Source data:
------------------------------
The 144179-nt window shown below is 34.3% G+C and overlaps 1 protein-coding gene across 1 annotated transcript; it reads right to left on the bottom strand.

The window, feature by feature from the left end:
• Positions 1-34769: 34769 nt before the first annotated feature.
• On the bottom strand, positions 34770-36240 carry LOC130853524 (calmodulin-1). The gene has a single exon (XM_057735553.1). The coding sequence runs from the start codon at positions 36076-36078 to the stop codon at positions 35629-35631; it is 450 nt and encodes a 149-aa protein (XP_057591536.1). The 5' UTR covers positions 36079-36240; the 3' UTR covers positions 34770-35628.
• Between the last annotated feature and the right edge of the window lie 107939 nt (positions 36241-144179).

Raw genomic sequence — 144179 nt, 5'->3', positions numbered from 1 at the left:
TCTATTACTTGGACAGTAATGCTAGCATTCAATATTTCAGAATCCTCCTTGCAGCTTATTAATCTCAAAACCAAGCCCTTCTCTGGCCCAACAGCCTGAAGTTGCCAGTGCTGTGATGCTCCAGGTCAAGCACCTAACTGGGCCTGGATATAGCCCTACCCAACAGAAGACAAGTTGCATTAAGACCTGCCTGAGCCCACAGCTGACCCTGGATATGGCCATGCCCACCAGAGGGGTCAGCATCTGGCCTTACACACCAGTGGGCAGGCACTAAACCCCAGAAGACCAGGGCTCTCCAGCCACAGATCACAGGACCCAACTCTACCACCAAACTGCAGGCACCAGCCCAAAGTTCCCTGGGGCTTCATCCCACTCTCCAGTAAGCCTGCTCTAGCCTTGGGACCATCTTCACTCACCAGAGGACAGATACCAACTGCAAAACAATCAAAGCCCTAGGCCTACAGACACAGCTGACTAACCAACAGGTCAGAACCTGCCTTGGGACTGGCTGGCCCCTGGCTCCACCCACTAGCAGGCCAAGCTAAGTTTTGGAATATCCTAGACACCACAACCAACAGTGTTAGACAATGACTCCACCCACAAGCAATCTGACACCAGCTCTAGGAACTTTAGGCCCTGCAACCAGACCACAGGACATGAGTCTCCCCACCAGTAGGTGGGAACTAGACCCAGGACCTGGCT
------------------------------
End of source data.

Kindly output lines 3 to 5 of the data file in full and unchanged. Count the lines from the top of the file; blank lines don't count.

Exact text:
• Positions 1-34769: 34769 nt before the first annotated feature.
• On the bottom strand, positions 34770-36240 carry LOC130853524 (calmodulin-1). The gene has a single exon (XM_057735553.1). The coding sequence runs from the start codon at positions 36076-36078 to the stop codon at positions 35629-35631; it is 450 nt and encodes a 149-aa protein (XP_057591536.1). The 5' UTR covers positions 36079-36240; the 3' UTR covers positions 34770-35628.
• Between the last annotated feature and the right edge of the window lie 107939 nt (positions 36241-144179).